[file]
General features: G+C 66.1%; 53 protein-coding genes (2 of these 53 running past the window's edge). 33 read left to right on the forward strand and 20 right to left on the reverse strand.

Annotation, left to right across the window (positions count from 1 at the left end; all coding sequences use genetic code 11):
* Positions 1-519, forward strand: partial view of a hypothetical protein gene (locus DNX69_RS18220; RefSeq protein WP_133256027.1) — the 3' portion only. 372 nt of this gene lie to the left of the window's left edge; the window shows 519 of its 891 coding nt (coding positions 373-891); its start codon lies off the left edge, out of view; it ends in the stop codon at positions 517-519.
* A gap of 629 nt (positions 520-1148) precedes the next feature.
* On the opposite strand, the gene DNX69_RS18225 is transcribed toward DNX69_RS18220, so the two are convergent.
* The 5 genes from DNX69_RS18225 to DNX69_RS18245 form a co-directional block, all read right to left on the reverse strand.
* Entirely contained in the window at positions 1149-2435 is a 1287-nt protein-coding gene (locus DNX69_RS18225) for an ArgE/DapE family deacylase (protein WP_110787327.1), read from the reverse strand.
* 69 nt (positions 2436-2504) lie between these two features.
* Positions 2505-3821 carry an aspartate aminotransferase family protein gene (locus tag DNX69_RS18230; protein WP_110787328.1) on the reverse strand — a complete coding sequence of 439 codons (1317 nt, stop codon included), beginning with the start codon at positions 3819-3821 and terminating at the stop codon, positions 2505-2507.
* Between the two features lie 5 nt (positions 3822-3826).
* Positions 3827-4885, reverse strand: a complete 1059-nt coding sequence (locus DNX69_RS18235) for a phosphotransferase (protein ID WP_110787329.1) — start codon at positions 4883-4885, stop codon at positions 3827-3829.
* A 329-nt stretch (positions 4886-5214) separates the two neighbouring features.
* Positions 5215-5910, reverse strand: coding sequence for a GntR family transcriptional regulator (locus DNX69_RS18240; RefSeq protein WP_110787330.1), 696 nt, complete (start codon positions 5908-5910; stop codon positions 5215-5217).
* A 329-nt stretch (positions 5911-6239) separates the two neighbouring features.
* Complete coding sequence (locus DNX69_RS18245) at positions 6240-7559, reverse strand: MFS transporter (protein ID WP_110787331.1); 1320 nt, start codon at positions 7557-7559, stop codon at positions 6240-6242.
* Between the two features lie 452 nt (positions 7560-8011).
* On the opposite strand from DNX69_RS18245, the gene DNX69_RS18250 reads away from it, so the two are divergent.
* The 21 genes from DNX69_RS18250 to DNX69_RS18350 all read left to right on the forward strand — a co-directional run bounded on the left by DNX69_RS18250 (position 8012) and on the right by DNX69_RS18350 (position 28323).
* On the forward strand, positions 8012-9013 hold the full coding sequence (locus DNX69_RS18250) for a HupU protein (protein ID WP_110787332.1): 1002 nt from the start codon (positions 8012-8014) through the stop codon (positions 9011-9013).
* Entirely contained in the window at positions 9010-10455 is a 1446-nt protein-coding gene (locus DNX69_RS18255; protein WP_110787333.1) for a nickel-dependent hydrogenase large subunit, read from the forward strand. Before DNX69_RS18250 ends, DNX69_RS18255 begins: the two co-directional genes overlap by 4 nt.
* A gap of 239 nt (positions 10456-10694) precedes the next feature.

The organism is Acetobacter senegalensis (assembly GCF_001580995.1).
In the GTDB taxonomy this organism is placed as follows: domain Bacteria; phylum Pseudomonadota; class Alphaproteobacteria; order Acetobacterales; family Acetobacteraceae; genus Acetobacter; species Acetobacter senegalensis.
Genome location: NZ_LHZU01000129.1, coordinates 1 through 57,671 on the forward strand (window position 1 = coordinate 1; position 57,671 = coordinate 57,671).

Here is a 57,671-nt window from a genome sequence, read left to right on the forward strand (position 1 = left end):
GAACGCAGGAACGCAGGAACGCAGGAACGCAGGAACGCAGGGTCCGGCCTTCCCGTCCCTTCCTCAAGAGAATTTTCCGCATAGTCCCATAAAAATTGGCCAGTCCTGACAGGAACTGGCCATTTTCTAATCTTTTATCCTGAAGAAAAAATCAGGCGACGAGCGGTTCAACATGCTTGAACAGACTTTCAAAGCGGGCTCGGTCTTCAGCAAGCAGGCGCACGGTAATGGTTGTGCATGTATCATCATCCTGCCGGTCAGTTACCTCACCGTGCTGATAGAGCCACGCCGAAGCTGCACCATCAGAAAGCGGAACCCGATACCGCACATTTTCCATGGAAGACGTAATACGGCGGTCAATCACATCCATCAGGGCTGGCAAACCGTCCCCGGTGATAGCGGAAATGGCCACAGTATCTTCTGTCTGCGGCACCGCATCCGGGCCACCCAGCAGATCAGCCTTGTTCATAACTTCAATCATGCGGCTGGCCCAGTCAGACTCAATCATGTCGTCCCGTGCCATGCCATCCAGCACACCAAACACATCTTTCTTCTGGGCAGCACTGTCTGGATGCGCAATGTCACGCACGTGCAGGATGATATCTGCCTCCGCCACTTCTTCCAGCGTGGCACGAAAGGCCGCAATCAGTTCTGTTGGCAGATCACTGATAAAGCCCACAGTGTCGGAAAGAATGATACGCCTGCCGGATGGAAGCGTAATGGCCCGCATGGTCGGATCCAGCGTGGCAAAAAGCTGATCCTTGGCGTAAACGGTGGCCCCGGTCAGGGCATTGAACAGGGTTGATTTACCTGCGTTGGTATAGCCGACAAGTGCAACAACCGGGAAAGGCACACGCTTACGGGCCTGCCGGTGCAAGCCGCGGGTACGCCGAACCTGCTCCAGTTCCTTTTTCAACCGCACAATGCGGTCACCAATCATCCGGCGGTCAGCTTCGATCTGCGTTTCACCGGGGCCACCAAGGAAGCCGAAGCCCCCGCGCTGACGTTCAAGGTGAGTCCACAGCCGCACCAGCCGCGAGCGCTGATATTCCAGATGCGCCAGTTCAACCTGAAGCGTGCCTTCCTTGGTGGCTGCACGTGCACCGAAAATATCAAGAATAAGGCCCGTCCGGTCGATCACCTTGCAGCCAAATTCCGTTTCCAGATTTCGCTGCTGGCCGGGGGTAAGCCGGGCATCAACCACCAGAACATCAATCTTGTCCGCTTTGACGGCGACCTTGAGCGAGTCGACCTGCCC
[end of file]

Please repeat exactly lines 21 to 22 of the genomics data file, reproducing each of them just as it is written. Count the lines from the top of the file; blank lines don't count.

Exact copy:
* A gap of 239 nt (positions 10456-10694) precedes the next feature.

The organism is Acetobacter senegalensis (assembly GCF_001580995.1).